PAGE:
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Review #3135: Once Upon a Time 1.4: “The Price of Gold”

Posted on the 16 November 2011 by Entil2001 @criticalmyth

Contributor: Edmund B.

After the stellar re-imaginings of the first three episodes, I was looking forward to “Once Upon A Time”’s take on Rumplestiltskin. Especially since it provides a showcase for the deliciously sleazy Robert Carlisle. However, the decision to fold his story into another’s ends up in a bit of a misfire for the show.

Review #3135: Once Upon a Time 1.4: “The Price of Gold”

On the surface, the tales of Rumplestiltskin and Cinderella have enough in common to justify combining them. Both lead to fairy-tale weddings that he can exploit in his quest for children. But the way he manages it here feels off. Rumplestiltskin is a devious, manipulative character who convinces his victims he’s only there to help, in return for the smallest of favors. Turning Cinderella’s fairy godmother into a puff of smoke in front of her, just to steal her wand, telegraphs his bad intentions. It would have been far more in keeping with his character, and the tone of the show so far, to take her out unbeknownst to Cinderella, then present himself as her savior, with strings attached, of course.

There was some of the revisionism we’ve come to expect, but it didn’t serve the story well. Cinderella comes across as more grasping and desperate than virtuous. She is all too ready to ignore Rumplestiltskin’s warnings and sign on the dotted line. He is surprisingly free with giving his name, which negates the traditional method of thwarting him. That’s fine if the intent was to bind him via more conventional means. Since magic is used anyway, why not invoke the power of words and identity, in a show that is playing with both?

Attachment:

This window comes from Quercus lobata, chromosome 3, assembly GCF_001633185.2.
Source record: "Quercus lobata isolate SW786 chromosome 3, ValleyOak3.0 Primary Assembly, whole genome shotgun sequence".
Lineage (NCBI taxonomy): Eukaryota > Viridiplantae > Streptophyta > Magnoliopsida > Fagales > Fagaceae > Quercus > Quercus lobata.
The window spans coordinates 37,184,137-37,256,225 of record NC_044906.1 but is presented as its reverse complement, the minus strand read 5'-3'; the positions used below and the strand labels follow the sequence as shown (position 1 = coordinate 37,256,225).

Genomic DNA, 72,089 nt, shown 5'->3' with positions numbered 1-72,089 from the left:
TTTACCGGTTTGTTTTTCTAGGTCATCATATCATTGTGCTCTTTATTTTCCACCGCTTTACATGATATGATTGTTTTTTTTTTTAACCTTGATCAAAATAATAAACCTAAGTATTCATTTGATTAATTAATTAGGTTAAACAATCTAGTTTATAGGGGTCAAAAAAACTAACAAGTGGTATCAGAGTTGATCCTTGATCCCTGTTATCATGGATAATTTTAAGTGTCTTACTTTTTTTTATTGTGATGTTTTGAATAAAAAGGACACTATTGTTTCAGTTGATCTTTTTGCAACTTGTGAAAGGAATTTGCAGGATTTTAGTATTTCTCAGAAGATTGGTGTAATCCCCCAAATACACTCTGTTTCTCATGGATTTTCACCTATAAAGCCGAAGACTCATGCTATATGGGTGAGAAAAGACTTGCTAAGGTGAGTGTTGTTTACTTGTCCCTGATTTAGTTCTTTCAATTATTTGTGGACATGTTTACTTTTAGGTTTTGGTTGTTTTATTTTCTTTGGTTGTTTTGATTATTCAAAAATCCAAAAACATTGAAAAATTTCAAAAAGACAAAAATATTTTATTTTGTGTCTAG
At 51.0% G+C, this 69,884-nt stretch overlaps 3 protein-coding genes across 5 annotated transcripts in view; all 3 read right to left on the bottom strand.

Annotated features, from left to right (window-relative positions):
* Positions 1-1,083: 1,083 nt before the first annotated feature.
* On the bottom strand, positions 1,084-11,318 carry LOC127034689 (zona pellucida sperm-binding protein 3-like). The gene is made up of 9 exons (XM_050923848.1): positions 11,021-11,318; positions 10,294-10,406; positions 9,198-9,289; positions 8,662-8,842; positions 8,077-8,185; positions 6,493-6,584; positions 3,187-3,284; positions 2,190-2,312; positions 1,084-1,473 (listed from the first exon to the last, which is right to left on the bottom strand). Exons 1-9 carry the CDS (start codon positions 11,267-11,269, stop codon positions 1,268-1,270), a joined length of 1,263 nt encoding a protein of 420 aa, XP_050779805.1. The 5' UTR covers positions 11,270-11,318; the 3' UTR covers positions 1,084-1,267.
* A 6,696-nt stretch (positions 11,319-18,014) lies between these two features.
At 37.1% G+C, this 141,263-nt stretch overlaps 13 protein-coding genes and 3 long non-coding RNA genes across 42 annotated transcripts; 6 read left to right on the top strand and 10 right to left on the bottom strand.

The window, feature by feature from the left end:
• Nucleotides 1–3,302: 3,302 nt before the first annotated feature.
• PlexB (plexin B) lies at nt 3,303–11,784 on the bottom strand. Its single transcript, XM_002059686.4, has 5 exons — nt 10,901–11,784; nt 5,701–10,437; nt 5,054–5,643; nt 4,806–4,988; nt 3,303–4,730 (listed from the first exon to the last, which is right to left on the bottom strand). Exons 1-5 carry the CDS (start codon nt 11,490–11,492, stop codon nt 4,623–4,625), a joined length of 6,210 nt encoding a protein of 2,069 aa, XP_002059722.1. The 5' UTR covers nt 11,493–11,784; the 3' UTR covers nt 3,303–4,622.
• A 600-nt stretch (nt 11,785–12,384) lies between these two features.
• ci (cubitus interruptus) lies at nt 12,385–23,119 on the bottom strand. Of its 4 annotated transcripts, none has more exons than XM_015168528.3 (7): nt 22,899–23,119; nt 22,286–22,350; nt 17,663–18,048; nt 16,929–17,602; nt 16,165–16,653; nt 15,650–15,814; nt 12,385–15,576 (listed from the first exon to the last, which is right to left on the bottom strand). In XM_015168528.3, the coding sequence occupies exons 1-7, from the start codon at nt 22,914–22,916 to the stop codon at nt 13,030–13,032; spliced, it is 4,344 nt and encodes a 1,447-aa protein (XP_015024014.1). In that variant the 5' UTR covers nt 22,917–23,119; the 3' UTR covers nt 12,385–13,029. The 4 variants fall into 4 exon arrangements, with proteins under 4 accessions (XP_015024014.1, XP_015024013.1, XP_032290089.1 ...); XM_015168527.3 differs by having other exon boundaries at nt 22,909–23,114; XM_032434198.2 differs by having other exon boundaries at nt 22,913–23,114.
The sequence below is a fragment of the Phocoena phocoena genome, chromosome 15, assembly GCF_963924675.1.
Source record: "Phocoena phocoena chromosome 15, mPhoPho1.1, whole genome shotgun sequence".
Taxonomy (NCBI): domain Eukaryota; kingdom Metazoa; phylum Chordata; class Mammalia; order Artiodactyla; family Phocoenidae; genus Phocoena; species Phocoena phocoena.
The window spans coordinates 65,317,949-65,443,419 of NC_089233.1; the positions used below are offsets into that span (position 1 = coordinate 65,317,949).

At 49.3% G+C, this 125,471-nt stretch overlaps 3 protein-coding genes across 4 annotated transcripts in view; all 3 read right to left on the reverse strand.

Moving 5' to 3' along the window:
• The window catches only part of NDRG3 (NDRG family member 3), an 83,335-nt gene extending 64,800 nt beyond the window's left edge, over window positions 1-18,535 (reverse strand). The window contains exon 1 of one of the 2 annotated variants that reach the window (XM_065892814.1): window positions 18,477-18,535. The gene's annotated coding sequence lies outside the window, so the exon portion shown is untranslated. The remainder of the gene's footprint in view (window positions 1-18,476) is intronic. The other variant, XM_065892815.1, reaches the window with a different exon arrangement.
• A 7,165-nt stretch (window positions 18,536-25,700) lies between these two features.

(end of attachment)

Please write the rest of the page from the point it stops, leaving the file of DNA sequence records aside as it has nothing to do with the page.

The fairy-tale world has been given great naturalism and realism. This time, Cinderella’s transformation and subsequent story felt like it dropped in from a Disney Princess Pageant. This was particularly disappointing after the artful re-jiggering of Snow White and Prince James’ courtship in the previous episode. Given the real world parallels they were setting up, a little attention to how the couple’s differences helped cement their relationship would have gone a long way. The new actors were also unimpressive, but it was hard to tell if the deficit was in their talent or the writing.

There was a more overt moral message this time. The theme of changing your life yourself, not via a fairy godmother, was right up front in both worlds. In the present day, it is counter-balanced by the presumption of the Mayor and Sean’s dad that people can’t change. Again, it seemed odd not to have that view reflected on the fairy-tale side.

After giving up Henry ten years ago, Emma is determined to give Ashley (Ash-, Cinder-, get it?) the power of choice Emma never had. As Henry predicted, Ashley is unable to get away. Since Ruby’s car had just come back from the shop, the question of whether it breaks down due to the curse or coincidence remains open.
Emma eventually succeeds. The couple is re-united, and Emma makes her deal with the devil, in the form of Mr. Gold. However it was all done in a very perfunctory and off-hand manner. There was little sense of foreboding generated, and no hint of a twist to the happy ending, as in the John Doe denouement.

The show has done so well subverting expectations, this time it succumbed to stereotypes. Even the identity of the man in the shower was a little too predictable and soap opera-y. Certainly, given how hot, powerful and available his boss is, who can blame the sheriff? But, if the intent is to inject some dramatic tension, they are hoping we forget how loyal his huntsman alter-ego was regarding Snow White. While the episode was not unenjoyable, it did not maintain the high standard the show has set so far.

Writing: 1/2
Acting: 1/2
Direction: 2/2
Style: 2/4

Final Rating: 6/10

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